There’s a lot of writing advice out there. Some of it is terrible, some of it is great, and some of it can be good or bad depending on interpretation.
Almost two weeks ago I had published a post about writing advice that I don’t agree with. Now here’s a blog post about writing advice I do agree with.
1. Write Regularly
Writing, like all other skills, requires practice to get good at.
While forcing yourself to write everyday is a sure-fire way to burn yourself out, writing regularly is definitely a good way to improve.
There are a few ways that you can practice writing on a regular basis.
Start a blog. Starting a blog is not only beneficial to your writing skills, but it will also help you gain an audience and boost your confidence.
You could also try journaling about your experiences, thoughts, and emotions. Journaling will help you recall what happens in your life and will give you a creative way to channel your feelings.
2. Outlining is Good
I can hear you seat-of-the-pants writers, or pantsers, groaning already.
Consider this though, the first draft that you write, with all of its plot holes and messiness, is just a kind of outline. Sure, it’s a long one and takes awhile to write, but it’s still an outline for your second draft.
“The first draft is just you telling yourself the story.” – Terry Pratchett
An outline before a first draft can be a good thing too. Even if you don’t follow it, it’ll still give you an idea of where your story could go, and all of your decisions to choose a different story will be conscious ones.
3. Write What You Want to Read
This advice doesn’t just apply to the plot of your story.
Include the things that you enjoy in your writing, and you will enjoy writing.
Do you like massive oak trees that stand alone in fields, shielding the grass below with their network of branches and leaves? Have your characters fight underneath a massive oak tree.
Do you enjoy drinking hot chocolate outside in the winter, feeling the steam warm up your frosted cheeks? Have a character do that during a scene.
Those little feelings you enjoy, the little moments that you crave in your day to day life, write those down. They will give your scenes added depth, and it will give your characters realistic quirks and interests.
4. Add Conflict
Conflict and tension create drive in your story. Make sure that you have enough conflict and that the stakes are high, otherwise you’ll just bore your reader.
That being said, if you’re going to have tension, you’ll also need some release. Reading a tense scene is like holding your breath, the release of tension is like breathing again.
If your characters are just in one conflict after another, give them a scene or two where they get to relax and maybe advance a subplot. It’ll be like a breath of fresh air.
5. Don’t Worry About Making the First Draft Good
Worrying about making the first draft good, or even worse, worrying about making it perfect, will only slow you down.
In general procrastination and perfectionism go hand in hand. You worry that the completed project won’t be perfect, and so you put off working on it as a defense mechanism.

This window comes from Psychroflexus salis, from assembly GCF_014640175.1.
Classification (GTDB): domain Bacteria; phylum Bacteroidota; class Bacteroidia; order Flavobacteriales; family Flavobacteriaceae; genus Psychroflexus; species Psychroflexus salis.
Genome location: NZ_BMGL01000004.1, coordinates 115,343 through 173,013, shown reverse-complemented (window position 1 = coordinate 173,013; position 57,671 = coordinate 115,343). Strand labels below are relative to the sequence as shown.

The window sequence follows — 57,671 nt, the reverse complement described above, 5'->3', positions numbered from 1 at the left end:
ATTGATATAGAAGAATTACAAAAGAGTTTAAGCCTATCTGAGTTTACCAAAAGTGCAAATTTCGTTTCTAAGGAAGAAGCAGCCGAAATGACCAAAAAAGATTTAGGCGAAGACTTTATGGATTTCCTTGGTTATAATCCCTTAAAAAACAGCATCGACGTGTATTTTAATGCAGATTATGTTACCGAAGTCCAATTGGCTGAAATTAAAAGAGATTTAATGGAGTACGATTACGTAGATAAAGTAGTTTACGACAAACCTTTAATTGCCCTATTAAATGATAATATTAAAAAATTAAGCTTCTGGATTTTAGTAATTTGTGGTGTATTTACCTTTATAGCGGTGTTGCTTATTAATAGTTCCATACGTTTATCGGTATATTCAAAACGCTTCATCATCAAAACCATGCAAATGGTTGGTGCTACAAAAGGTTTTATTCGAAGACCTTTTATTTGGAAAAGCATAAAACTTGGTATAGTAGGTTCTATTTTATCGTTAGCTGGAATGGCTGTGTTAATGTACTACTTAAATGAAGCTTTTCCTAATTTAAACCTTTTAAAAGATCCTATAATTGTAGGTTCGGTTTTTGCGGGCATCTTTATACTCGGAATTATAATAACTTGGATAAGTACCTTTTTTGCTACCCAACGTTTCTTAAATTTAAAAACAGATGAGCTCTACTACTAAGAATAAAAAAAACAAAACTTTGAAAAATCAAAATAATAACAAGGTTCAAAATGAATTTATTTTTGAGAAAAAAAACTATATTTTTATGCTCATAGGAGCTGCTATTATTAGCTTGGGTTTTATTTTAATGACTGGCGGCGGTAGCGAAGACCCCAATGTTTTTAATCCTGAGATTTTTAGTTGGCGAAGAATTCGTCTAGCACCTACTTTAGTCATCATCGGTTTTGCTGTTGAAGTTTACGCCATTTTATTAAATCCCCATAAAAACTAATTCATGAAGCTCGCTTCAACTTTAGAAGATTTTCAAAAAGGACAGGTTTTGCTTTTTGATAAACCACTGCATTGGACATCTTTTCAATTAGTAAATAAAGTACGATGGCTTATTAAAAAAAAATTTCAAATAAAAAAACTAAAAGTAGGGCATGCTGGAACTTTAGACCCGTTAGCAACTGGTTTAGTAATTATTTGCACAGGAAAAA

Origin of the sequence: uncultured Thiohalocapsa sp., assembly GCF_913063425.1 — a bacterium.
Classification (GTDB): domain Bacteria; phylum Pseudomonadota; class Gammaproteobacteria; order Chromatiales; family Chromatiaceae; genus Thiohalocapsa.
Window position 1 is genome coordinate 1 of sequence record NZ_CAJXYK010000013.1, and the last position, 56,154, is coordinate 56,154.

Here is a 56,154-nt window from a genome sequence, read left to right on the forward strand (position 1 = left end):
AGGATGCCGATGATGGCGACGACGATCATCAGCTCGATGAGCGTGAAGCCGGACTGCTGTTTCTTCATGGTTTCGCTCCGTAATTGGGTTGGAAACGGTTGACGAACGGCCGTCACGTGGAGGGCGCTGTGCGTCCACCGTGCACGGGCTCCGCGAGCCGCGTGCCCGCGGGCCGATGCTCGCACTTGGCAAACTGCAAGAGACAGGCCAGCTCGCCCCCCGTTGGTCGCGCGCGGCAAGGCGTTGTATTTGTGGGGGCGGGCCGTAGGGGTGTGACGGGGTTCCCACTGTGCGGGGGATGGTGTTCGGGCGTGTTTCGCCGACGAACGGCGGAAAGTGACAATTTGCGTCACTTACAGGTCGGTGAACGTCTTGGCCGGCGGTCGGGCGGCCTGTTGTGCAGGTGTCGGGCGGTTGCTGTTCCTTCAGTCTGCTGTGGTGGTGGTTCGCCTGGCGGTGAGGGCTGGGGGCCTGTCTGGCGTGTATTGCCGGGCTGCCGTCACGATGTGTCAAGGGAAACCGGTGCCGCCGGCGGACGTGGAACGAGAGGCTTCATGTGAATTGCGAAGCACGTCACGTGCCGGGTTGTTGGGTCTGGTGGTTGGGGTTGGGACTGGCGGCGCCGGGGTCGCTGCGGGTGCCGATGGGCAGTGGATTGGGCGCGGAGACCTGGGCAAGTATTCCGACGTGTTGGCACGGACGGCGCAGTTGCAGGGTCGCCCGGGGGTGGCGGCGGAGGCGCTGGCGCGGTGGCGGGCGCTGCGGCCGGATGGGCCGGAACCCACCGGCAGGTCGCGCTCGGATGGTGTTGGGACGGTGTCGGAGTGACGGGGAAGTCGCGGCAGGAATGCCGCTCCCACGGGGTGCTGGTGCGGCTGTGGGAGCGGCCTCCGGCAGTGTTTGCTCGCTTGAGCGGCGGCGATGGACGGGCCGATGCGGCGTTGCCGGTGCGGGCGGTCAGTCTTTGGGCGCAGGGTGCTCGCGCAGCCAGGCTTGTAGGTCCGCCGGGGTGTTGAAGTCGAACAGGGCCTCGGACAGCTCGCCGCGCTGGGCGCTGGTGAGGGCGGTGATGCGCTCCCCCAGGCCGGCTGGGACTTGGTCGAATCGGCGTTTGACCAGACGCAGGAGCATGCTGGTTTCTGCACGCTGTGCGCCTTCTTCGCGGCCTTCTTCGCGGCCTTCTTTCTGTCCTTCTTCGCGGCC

So stop worrying about how good it will be and just write it!
“You can always fix crap. You can’t fix a blank page.” – Christina Dodd
6. You Can’t Wait For Inspiration
If you want to get inspiration, you’re going to have to go out and search for it.
Here are some ways to find inspiration:
- Think about the things that influence your writing, and write them down. These things can be movies, TV shows, books, music, etc.
- List different moments and things that you enjoy (like the examples I gave for writing what you want to read). Oak trees in fields, hot chocolate on cold days, etc.
- Write down a list of motivational quotes about writing.
- Make a photoboard or moodboard with photographs and images that you find trigger your imagination. Pinterest is a good site for this.
7. Self-Doubt is an Enemy to Creativity
When you start doubting yourself, you’re just getting in your own way.
For example, you may think that you shouldn’t write because everyone will hate it. Until you share your work, you will never be able to know for certain whether or not everyone will hate it.
Spoiler alert: Not everyone will hate your work. Just like not everyone will love your work.
8. Know What Your Characters Want
In every scene you write, your characters should want something. You should know what they want because you’ll need make it challenging for them to achieve their goals.
Challenging your characters creates conflict, and conflict is good.
9. Leave Things to the Imagination
You don’t have to describe every little detail about every single room, person, and object in your writing. People have very strong imaginations, and you should let them fill in the gaps on their own.
Usually just one or two details about a description is enough to give your reader’s imagination a starting point, but even the name of an object can be enough.
Do you have any writing advice you agree with? Leave me a comment to let me know.
If you haven’t already, check out my blog post on 9 Pieces of Writing Advice I Don’t Agree With.